Special Episode 04 – Julie (Ryder) Juarez interview


Julie (Ryder) Juarez

photo by firebugg@webshots


After opening the rivalry project with three Pilots, we spoke to former Bronco goalkeeper Julie (Ryder) Juarez. As the starting keeper from 2003-2005, Julie faced Portland’s offense four times, including a penalty kick shootout her freshman year. Due to injury, Julie was on the bench in 2006, her senior season. Julie has since returned to Santa Clara as an SID for men’s water polo and women’s soccer.

Despite her busy schedule, Julie was very willing to chat with us and had a lot of great stories to share about the rivalry, Santa Clara, and women’s soccer in general. As an SID, she had some unique insights about one of our favorite Cross-Conference topics: online media.

Having the opportunity to talk to Julie was a big deal for me, personally. Julie is “my” original keeper, the first GK at any level of the sport to make me sit up and pay attention. Paying attention to keepers gave me a better appreciation for the backline; paying attention to Santa Clara’s backline gave me a better appreciation for my team as a whole. Santa Clara’s defense has a distinct character, making it not only one of my favorite aspects of the team, but one of my favorite parts of the college game.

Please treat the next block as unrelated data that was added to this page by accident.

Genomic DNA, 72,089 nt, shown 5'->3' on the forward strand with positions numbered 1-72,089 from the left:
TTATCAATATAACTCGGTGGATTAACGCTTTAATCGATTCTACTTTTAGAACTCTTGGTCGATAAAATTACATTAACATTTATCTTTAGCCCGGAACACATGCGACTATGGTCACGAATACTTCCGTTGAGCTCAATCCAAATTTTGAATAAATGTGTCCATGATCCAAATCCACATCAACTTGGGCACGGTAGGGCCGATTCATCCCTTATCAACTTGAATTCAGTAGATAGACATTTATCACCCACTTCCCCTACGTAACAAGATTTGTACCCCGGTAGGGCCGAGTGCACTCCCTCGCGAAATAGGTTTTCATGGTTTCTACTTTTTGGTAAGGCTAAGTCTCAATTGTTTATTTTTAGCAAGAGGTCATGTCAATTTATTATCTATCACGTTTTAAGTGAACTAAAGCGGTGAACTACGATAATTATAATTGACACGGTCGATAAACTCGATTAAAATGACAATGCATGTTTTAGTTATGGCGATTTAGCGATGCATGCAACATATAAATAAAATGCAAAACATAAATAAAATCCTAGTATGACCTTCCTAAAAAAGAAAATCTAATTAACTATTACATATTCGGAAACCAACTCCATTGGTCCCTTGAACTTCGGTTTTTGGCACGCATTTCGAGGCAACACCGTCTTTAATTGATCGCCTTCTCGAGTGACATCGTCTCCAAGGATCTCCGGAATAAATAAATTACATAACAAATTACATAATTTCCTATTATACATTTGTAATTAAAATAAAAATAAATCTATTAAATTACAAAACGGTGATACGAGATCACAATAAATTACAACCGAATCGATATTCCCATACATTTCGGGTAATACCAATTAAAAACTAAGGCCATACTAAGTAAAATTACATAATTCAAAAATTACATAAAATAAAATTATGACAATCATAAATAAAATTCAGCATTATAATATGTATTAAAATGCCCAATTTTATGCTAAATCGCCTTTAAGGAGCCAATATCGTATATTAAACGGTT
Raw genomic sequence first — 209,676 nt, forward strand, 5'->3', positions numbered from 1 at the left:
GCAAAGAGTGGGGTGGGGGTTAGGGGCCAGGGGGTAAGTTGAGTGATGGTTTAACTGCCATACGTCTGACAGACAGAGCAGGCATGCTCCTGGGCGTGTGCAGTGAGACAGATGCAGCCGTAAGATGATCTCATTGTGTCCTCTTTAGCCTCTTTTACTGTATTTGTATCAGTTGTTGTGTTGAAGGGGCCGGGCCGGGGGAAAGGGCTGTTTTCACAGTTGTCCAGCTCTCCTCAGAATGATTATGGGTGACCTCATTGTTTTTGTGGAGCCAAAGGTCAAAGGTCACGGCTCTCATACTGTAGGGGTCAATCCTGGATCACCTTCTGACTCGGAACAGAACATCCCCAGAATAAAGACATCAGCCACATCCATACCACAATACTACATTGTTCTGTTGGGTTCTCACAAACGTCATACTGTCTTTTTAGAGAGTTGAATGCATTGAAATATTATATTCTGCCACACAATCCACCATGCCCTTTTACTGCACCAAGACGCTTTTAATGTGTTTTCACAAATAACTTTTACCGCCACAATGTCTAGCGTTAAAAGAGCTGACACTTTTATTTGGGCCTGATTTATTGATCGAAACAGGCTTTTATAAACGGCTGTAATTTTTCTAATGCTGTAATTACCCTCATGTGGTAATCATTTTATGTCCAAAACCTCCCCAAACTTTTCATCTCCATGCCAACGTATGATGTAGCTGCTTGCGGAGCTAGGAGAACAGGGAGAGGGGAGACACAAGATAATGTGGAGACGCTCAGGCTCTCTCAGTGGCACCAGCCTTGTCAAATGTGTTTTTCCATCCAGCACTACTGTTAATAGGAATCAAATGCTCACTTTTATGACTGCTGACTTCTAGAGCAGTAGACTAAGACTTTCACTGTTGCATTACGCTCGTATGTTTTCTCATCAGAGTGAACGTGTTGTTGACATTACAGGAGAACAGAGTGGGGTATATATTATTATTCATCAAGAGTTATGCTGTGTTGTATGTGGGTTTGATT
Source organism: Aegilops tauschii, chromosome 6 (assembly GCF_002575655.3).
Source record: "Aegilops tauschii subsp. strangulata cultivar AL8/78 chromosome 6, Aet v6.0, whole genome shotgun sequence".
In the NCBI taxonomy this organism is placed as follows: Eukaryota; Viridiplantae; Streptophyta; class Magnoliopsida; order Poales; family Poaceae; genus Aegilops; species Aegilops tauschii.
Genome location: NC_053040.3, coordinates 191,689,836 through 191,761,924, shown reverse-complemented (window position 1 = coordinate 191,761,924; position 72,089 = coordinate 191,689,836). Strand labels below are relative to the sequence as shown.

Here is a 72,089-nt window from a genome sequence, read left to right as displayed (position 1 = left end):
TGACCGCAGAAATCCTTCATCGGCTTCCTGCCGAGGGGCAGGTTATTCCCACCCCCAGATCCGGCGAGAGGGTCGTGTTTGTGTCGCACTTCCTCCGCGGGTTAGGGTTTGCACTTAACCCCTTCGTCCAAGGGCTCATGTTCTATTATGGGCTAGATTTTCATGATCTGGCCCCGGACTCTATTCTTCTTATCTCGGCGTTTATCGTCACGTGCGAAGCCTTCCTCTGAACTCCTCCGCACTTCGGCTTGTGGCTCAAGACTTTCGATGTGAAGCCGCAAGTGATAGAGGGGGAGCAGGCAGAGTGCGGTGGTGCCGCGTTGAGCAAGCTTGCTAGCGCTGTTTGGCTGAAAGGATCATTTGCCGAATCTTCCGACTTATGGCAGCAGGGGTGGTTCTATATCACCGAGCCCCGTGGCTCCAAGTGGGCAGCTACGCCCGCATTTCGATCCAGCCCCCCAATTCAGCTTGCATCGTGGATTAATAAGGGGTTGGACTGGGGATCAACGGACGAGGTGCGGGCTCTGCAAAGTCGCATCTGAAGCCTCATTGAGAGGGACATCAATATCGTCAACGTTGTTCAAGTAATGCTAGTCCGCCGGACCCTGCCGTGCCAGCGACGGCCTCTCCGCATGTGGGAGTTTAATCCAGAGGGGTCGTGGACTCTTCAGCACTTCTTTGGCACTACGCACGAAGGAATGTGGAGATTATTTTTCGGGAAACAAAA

I’m not sure we properly expressed this in our call, but we have a huge appreciation for the work Julie is doing as an SID. Without people like her, we wouldn’t have the live stats, webcasts, or access to women’s soccer that we currently do. The game this year is being broadcast on ESPNU, and Julie is part of making that happen.

Special Episode 03 – Lisa Sari


Lisa Sari (UP Athletics)

Pilots Assistant Coach Lisa Sari (UP Athletics)


We keep it coming!  On Wednesday, we got to talk to Lisa Sari, assistant coach for the Pilots.  That conversation is available on our podcast now.

I’m pretty sure every Pilot fan would list Lisa as one of their top favorite Pilots. She was relentless on the field; very tough and very savvy.  When I think defensive midfielder, I think about someone who protects the back four, and you’d be hard pressed to find someone who got the job done for the Pilots better than Sari.

Lisa is an assistant coach now, after spending the WPS’ inaugural season with the LA Sol. She shared her insights about the UP-SCU rivalry from the perspective of a player and a coach. I keep on talking about how thrilled I am to talk to each player, and it’s no lie.  It’s a real treat to talk to folks we admire. I think each interview demonstrates why we think they’re so great and this interview with Lisa Sari is no exception.